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Applications for Aerosol Deposition in the field of gas sensing

Title data

Moos, Ralf:
Applications for Aerosol Deposition in the field of gas sensing.
2015
Event: PACRIM 11, The 11th Pacific Rim Conference of Ceramic Societies , 30.08.-04.09.2015 , Jeju, Korea.
(Conference item: Conference , Speech )

Project information

Project title:
Project's official titleProject's id
No informationMo 1060/16-1
No informationMo 1060/22-1

Project financing: Deutsche Forschungsgemeinschaft

Abstract in another language

Typically, gas sensors are ceramic devices. Since heater and electrical readout structures are made of noble metals, they are manufactured in ceramic technologies like tape technology (HTCC and LTCC) and classical thick-film techniques like screen-printing and firing. During firing, one has to deal with interdiffusion processes between substrate and gas sensitive film that may (partly) deteriorate the properties of the functional oxides. Some materials can even hardly be processed to sensor devices without decomposition.

Therefore, other techniques may be advantageous.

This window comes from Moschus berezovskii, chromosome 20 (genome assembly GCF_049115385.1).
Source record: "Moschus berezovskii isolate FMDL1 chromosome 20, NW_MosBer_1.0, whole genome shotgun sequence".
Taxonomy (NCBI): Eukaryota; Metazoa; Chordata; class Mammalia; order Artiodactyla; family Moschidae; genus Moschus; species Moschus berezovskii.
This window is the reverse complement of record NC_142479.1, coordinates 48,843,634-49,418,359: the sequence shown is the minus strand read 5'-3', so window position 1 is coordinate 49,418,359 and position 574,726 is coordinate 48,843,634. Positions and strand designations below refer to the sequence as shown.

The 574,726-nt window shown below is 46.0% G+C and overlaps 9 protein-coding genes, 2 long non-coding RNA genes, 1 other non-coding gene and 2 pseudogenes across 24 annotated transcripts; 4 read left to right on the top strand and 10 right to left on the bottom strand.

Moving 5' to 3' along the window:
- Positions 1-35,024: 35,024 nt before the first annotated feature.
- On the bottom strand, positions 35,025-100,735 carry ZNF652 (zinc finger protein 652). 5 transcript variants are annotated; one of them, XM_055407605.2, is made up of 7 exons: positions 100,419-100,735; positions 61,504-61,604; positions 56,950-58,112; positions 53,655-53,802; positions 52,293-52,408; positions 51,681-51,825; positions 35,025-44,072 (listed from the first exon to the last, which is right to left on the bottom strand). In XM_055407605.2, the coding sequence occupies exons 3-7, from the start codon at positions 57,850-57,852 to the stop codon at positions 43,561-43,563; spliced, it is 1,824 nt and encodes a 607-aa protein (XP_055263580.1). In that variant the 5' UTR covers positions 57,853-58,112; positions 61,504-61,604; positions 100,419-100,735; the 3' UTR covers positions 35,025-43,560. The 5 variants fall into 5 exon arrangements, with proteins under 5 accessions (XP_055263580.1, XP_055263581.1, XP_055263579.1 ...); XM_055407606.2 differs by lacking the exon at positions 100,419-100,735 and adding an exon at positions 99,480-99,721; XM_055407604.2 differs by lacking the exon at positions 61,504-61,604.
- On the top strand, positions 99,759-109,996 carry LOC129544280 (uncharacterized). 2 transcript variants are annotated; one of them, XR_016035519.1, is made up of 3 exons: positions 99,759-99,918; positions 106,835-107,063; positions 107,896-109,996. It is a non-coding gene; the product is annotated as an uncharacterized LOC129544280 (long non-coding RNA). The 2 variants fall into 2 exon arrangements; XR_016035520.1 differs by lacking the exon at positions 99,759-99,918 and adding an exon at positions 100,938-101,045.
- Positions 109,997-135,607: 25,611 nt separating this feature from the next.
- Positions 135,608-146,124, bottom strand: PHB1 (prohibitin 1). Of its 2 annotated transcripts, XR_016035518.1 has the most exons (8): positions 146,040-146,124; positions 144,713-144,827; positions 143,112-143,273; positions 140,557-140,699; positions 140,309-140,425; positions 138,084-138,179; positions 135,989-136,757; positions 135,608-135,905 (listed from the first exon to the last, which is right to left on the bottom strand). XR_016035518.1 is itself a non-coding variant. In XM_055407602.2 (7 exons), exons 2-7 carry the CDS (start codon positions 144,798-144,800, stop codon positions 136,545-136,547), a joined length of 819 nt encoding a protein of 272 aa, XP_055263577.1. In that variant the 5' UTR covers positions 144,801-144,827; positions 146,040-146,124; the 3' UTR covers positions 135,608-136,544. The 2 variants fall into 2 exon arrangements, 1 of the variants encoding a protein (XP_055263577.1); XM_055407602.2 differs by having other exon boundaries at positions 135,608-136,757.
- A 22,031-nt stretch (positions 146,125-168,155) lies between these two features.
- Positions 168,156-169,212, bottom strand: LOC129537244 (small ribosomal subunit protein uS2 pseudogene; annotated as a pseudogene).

The Aerosol-Deposition-Method (ADM, also called Room Temperature Impact Consolidation, RTIC) allows producing dense ceramic films completely without any high-temperature process directly from an initial bulk powder on almost any substrate material. This contribution reviews applications for the ADM in the field of gas sensing.

Besides conventional conductometric gas sensors out of SnO2 and other metal oxides to detect environmentally harmful or dangerous substances, applications for temperature independent oxygen sensors are discussed, using SrTi1-xFexO3 or BaFe1-xTaxO3. Simultaneous co-deposition of inert and functional oxides to fine tune the sensing properties offers further promising prospects.

The Aerosol-Deposition-Method can also be applied for manufacturing solid state electrochemical gas sensors. An example for a nitrogen oxide sensor using the novel pulsed-polarization method, which attracted recently much attention with YSZ as solid electrolyte, is shown, however now operated at lower temperature due to the use of a Bismuth-based fast oxygen ion conductor.

Further data

Item Type: Conference item (Speech)
Refereed: Yes
Institutions of the University: Faculties > Faculty of Engineering Science
Faculties > Faculty of Engineering Science > Chair Functional Materials > Chair Functional Materials - Univ.-Prof. Dr.-Ing. Ralf Moos
Research Institutions > Research Centres > Bayreuth Center for Material Science and Engineering - BayMAT
Faculties
Faculties > Faculty of Engineering Science > Chair Functional Materials
Research Institutions
Research Institutions > Research Centres
Profile Fields > Advanced Fields > Advanced Materials
Profile Fields
Profile Fields > Advanced Fields
Result of work at the UBT: Yes
DDC Subjects: 600 Technology, medicine, applied sciences > 620 Engineering
Date Deposited: 21 Sep 2015 13:42
Last Modified: 18 Apr 2016 07:27
URI: https://eref.uni-bayreuth.de/id/eprint/19474